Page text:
'BBC’s Normal People is making me re-evaluate every relationship I've ever been in'

If you haven’t seen Normal People yet, (with the exception of essential workers) what have you been doing during the lockdown? Stop reading this article immediately and go binge watch the BBC masterpiece.

If you haven’t seen Normal People yet, (with the exception of essential workers) what have you been doing during the lockdown? Stop reading this article immediately and go binge watch the BBC masterpiece.

You would have to be living under a rock not to have heard about Normal People. The BBC adaptation of Sally Rooney’s best selling book hit our screens over lockdown, and it has proven to be exactly what we all needed.

Paul Mescal and Daisy Edgar-Jones give the performances of a lifetime, Marianne’s wardrobe is an Instagrammer’s dream and the refreshing take on nudity and consent may have forever changed the way sex is portrayed on TV. In a word, it’s perfect.

For me however, the Sally Rooney adaptation had a deeper effect, hitting extremely close to home.

I have never been to County Sligo and (other than fashion taste) Marianne and I have very little in common. Connell Waldron on the other hand, I know all too well.

In fact, I would go so far as to say that every man I have ever dated is Connell Waldron, in some form or another.

Quiet, gentle, emotional, socially awkward and (swoon!) an avid reader, he is my type to a T - right down to being impossible to read, extremely indecisive and absolutely shit when it comes to expressing emotions.

It’s hardly surprising therefore that watching Normal People made me think long and hard about every relationship I’ve ever been in - and whether I gave it enough of a chance.

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Marianne spends the entire plot trying and failing to play mindreader, something that bonded me to her, especially reliving my own exasperation when she finally tells Connell that she finds it impossible to know how he feels.

Like Daisy Edgar-Jones portrays so beautifully, being in a relationship with someone who struggles to communicate and show emotion can be heartbreakingly lonely and it’s an effort not to feel like a burden, embarrassment or that you’re forcing the other person to be with you.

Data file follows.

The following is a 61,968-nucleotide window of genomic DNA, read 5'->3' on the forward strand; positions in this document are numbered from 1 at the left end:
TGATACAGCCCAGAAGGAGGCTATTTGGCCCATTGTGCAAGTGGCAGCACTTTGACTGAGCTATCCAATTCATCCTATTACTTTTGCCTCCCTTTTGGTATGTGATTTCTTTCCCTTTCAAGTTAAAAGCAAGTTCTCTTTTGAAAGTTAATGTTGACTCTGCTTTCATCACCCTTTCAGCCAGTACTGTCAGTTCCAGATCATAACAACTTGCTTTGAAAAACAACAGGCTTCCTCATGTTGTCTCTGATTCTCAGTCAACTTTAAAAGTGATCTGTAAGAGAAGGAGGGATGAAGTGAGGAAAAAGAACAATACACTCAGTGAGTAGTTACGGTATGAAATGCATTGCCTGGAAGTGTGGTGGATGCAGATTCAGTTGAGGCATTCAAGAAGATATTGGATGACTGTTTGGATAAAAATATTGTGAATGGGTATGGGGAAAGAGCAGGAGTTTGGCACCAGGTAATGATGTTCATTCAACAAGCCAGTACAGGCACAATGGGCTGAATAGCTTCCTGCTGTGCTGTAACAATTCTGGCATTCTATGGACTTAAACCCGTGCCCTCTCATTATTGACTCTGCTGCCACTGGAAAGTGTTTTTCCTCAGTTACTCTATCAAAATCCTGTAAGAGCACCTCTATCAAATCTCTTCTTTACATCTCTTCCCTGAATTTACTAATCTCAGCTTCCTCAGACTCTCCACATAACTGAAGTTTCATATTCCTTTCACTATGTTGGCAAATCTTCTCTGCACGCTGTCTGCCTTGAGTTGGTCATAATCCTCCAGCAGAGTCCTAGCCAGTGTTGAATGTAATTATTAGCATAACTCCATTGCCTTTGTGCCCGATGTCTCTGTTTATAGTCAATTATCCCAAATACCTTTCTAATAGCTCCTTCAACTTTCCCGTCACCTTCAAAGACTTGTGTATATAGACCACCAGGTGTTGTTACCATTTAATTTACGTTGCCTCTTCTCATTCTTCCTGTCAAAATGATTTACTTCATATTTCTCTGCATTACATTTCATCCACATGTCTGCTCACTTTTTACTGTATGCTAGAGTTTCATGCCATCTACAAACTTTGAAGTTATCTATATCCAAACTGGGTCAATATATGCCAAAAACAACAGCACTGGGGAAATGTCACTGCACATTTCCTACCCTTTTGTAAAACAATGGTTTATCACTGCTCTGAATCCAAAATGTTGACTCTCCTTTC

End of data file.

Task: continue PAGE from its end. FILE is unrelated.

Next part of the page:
Yes, Connell Waldrons are mysterious and interesting, but they are also hard work and often (unintentionally) negligent boyfriends through their poor communication skills, something that has forced me to eventually walk away from every Connell I’ve dated.

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Watching a relationship so like my own unfold from Connell's perspective however has opened my eyes and made me re-evaluate my past partners.

Connell, much like all normal people (see what I did there?) has his flaws, but he is an extremely good person - he’s kind, reliable and has a gigantic heart - he just gets it wrong a lot.

Marianne was often confronted with what I saw in my relationships - a vacant face, a few mumbled words, contradicting messages - a very confused person. She, like me, often saw this as disinterest. But again, she, like me, never quite saw how much he was struggling behind closed doors while they were together. She never saw him crying alone, struggling with his emotions and his frustration at being unable to communicate no matter how hard he was trying.

In fact, despite seemingly pulling away, it is clear to all third party viewers that Connell’s love for Marianne is the only thing he has always been sure about - something he is only able to properly communicate to her at the end.

He may have taken his time but he did get there eventually.

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On reflection, maybe I should have given my previous partners a break and thought more about how hard they were trying or how much they were struggling rather than how much they were fucking up.

I was patient in my relationships, but unlike Marianne, I didn’t stay around quite long enough to see them change because I didn't think it was possible.

Before you inundate me with messages reminding me that Connell and Marianne are fictional characters, I am aware. I just think their relationship reminds us of a reassuring fact - that we’re all just growing and some people need a bit more time than others.

Connell may have started as a boy but by the end of the story, he is a man - he just needed time to grow and for someone to be patient enough to let him.

With that in mind, I’m not going to stop dating Connells. I’m just going to take a leaf out of Marianne's book in future and practice a heroic level of patience.

Thanks Sally Rooney and BBC - I’m excited to see where it takes me.

Jenny Proudfoot
Features Editor

Jenny Proudfoot is an award-winning journalist, specialising in lifestyle, culture, entertainment, international development and politics. She has worked at Marie Claire UK for seven years, rising from intern to Features Editor and is now the most published Marie Claire writer of all time. She was made a 30 under 30 award-winner last year and named a rising star in journalism by the Professional Publishers Association.